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Medium-density fibreboard

Product description

Medium-density fibreboard (MDF) is an engineered non-structural wood panel made from wood fibres. MDF is typically made up of 82% wood fibre, 9% glue, 8% water, and 1% wax. It is generally used for industrial purposes as a raw material in the production of finished goods, including ready-to-assemble furniture and cabinets.

MDF is either hidden from view in a finished product or covered with a decorative coating such as a wood veneer or resin-impregnated paper.

Sample of off-white decorative medium density fibreboard for kitchen cabinet doors
MDF shaped and covered with plastic overlay for use in kitchen cabinet doors
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Technical information

MDF is made by breaking down hardwood or softwood residuals into wood fibres. It is combined with wax and a resin binder, and formed into panels by applying high temperatures and pressure. MDF is generally denser than plywood and particleboard. The fibres are produced using a pulping process in which wood chips are treated with steam and broken down by grinding them between ridged steel plates. Mats of wood fibres are then formed by the random distribution of the fibres. This results in a homogeneous panel.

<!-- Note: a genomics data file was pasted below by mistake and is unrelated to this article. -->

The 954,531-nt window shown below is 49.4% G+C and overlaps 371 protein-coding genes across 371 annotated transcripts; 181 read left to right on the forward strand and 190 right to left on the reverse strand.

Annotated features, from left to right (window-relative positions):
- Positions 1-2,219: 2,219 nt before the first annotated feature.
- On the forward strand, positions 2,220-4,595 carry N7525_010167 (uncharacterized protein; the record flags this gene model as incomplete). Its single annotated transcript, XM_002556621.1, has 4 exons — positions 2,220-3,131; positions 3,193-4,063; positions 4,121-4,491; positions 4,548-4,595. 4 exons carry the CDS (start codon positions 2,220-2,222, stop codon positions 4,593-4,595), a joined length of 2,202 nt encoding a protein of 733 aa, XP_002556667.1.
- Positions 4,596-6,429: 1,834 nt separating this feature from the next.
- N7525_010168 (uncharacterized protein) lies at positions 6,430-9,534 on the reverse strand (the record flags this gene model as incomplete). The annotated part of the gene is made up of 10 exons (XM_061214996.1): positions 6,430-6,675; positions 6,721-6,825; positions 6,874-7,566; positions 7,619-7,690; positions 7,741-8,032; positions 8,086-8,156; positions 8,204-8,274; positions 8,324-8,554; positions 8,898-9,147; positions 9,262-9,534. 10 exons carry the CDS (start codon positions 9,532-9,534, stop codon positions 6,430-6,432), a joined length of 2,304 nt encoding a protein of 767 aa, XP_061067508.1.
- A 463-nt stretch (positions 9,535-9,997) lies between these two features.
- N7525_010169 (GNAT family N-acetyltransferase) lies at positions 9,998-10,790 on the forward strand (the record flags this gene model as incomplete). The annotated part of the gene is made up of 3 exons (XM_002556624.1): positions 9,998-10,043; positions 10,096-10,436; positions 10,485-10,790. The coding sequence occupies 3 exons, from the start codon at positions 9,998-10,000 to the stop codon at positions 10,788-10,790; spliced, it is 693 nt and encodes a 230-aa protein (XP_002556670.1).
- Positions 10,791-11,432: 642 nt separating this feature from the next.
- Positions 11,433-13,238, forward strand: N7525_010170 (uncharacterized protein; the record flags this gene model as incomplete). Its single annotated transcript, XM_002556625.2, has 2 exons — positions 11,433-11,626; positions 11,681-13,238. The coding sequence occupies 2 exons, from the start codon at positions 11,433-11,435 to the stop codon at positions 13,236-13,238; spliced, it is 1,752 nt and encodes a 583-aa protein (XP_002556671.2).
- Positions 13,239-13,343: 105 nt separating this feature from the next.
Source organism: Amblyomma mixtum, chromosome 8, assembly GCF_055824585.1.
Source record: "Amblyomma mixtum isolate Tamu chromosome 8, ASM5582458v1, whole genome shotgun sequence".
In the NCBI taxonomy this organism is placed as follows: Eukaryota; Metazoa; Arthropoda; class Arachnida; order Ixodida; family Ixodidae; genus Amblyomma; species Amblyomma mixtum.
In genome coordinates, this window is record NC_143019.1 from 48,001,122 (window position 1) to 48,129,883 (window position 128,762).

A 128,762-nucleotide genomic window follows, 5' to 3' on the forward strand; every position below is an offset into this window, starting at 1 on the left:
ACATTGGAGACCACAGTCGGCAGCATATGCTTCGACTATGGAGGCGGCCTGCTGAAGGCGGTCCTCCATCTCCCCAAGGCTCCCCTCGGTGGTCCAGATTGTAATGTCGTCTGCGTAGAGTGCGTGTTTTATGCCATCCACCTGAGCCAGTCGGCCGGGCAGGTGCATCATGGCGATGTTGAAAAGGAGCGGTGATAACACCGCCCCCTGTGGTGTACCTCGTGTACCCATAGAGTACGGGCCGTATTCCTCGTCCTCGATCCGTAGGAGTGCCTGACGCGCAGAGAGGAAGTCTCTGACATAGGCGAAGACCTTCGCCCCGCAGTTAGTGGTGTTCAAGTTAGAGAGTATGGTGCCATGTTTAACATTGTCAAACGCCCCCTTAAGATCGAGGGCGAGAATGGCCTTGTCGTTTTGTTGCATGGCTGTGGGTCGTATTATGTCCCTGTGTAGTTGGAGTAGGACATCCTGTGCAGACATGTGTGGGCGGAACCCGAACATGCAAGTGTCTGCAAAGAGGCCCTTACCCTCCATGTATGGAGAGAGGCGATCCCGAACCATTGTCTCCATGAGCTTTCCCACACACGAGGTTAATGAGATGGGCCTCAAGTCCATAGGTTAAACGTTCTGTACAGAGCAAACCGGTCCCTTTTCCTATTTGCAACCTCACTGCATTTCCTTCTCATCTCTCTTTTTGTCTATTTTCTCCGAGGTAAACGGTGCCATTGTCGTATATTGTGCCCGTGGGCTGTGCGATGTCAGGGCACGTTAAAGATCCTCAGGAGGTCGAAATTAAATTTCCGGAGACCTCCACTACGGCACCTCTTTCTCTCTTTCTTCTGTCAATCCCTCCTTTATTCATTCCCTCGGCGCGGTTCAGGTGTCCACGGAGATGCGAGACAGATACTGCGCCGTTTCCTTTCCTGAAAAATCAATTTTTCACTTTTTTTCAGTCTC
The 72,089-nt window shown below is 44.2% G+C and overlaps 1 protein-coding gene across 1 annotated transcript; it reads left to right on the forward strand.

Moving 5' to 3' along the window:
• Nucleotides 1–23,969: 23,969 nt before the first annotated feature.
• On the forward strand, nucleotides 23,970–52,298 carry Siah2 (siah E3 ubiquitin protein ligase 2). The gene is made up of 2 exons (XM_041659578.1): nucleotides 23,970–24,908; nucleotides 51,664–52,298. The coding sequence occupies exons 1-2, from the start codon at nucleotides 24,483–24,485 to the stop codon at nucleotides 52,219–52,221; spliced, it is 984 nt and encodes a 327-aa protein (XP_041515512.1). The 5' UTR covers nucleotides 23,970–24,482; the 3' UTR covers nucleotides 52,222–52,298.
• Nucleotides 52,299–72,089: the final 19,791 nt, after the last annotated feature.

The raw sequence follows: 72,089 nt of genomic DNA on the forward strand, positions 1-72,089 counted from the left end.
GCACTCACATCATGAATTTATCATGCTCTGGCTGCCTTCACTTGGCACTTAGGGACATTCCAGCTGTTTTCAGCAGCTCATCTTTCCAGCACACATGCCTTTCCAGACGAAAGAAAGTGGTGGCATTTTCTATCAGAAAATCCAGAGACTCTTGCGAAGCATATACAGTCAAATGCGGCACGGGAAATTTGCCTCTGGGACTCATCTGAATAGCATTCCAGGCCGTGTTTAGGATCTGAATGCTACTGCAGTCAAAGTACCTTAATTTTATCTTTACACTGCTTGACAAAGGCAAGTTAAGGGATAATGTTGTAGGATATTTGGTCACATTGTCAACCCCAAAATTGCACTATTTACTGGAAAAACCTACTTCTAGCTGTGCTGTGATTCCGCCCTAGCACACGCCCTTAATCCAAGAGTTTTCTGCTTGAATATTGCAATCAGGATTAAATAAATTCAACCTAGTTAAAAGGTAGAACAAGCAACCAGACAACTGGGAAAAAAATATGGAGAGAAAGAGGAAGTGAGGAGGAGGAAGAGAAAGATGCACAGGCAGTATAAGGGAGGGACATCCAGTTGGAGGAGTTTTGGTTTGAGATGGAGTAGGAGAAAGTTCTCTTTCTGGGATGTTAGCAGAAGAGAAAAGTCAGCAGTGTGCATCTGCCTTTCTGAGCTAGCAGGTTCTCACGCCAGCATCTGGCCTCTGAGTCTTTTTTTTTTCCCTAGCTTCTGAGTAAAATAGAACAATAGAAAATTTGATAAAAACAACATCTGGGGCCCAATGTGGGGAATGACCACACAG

MDF is produced in thicknesses ranging from ¼ inch to 1½ inches. Larger panel sizes can be produced, but panels are typically cut to 4x8 feet sheets for retail purposes. The panels have smooth surfaces suitable for direct painting, printing or laminating.

When cut, MDF produces a tight edge and smooth surface. Therefore, it can be machined and worked like solid wood. The edges can be routed to various shapes and still be smooth enough for a clean paint finish. The small size of the fibres not only make MDF easy to finish, but also allow it to be produced in moulded form as well as in straight-edged flat panels. However, MDF does not hold a screw or nail as well as solid wood, plywood or even particleboard.

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Canadian Forest Service publications
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